Getting Your Patients to Go Tobacco Free
Every year in the U.S. over 392,000 people die from tobacco – caused disease, making it the leading cause of preventable death. Another 50,000 people die from exposure to secondhand smoke. Tragically, each day thousands of kids still pick up a cigarette for the first time. The cycle of addiction, illness and death continues. What can be done to stop smoking?
It starts with you. Bringing Smoking Cessation into your practice as a key element to the treatment of your patients that smoke will help to drop these numbers of people that suffer and die from tobacco. Our Breath CO monitor is a simple test that can help to diagnose just how high their CO is elevated and how the disease is progressing. This is an aid to smoking cessation that can be used as a motivational and educational tool. “Self-reported” smoking status amongst patients has been shown to be quite unreliable. That’s where our monitor steps into play.
Not only do tobacco products kill us, but tobacco products negatively impact and damage our environment. Cigarette butts are not just a nuisance, they are toxic waste. They contain chemicals that contaminate our waterways and ground soil and harm our wildlife. Discarded lit cigarettes can cause fires, which can damage homes and land. It is also very costly to clean up cigarette waste – a problem that continues to grow every year.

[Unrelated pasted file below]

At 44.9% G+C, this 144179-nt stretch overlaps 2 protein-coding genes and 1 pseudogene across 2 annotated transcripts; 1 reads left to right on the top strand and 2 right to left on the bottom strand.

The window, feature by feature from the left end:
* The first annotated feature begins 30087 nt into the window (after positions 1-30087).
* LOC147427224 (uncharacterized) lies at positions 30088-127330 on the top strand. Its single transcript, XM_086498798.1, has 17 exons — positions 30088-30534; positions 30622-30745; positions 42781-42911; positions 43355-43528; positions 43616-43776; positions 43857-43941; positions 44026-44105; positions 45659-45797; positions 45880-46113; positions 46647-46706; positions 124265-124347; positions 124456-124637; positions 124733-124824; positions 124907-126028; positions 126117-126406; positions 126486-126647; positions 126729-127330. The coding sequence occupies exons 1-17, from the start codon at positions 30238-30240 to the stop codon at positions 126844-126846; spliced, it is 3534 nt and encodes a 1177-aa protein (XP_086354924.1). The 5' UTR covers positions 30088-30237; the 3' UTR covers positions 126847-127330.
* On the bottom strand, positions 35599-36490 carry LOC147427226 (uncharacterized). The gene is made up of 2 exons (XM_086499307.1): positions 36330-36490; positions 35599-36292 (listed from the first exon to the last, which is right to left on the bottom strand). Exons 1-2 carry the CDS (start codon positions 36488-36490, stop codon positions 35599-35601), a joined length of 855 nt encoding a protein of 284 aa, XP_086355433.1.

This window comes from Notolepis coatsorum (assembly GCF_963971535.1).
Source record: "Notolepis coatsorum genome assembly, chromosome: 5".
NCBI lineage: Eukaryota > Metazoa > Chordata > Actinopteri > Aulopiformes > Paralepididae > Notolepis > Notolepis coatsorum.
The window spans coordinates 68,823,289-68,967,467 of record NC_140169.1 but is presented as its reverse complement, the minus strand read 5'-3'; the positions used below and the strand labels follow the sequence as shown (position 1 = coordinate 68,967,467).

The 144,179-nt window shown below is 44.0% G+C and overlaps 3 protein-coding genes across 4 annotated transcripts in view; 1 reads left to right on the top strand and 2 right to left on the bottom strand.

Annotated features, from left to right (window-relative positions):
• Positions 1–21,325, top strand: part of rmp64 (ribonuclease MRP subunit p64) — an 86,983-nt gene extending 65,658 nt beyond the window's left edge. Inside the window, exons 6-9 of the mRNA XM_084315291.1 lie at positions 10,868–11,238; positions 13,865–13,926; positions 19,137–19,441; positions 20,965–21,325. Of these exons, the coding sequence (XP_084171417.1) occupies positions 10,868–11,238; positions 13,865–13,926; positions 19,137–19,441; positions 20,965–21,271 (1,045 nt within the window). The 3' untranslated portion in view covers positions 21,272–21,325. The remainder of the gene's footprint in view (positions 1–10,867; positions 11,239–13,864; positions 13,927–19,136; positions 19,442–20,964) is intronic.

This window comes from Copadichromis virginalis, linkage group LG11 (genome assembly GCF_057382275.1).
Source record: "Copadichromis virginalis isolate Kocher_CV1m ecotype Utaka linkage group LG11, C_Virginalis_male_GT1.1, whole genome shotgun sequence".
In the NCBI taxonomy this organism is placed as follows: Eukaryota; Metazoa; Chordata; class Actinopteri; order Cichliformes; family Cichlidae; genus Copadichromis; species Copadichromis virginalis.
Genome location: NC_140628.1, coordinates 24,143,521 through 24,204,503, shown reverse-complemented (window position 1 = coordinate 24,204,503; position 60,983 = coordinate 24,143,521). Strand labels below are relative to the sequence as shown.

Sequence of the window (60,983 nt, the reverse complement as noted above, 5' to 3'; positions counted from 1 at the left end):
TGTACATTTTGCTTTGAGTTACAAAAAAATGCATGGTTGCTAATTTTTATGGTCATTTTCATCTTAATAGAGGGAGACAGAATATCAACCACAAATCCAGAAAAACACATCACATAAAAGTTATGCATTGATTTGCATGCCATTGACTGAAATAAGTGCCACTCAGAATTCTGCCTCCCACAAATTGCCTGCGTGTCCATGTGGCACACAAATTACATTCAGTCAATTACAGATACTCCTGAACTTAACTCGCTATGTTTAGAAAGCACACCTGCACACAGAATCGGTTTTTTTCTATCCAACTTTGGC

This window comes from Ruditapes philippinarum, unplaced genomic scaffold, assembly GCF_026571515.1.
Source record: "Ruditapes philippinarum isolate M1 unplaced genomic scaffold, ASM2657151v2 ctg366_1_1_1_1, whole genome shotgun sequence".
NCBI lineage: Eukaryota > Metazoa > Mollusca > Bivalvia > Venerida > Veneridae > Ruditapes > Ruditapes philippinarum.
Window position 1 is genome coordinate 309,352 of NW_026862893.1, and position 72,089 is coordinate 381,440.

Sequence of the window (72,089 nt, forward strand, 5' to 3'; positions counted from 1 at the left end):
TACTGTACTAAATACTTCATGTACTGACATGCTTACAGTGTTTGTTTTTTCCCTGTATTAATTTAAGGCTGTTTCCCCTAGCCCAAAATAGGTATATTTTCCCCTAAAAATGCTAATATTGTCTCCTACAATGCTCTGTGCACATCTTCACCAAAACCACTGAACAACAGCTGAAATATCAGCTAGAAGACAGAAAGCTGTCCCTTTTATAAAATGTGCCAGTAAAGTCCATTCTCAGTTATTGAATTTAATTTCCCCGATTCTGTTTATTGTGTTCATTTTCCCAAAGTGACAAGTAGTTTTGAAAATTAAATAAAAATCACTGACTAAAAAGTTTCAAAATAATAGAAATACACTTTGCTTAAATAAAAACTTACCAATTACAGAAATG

To properly treat your patients, it’s time to implement a solid Smoking Cessation program in your practice. It is a key component to caring for your patients. Encouraging them to stop smoking and to take better care of themselves along with their treatment plan will help their lung function and overall well-being.
Novotny, Lum, Smith, Wang, & Barnes, “Cigarettes Butts and the Case for an Environmental Policy on Hazardous Cigarette Waste.” International Journal of Environmental Research and Public Health. 2009 May; 6(5): 1691-1705.
Register, Kathleen. “Cigarette Butts as Litter – Toxic as Well as Ugly.” Underwater Naturalist Bulletin of the American Littoral Society. 25(20), August 2000.
American for Nonsmokers’ Rights, “Tobacco Environmental Toll.” ANR Update, 27(4), Winter 2008.
Centers for Disease Control and Prevention, “Smoking-Attributable Mortality, Morbidity, and Economic Costs (SAMMEC)”.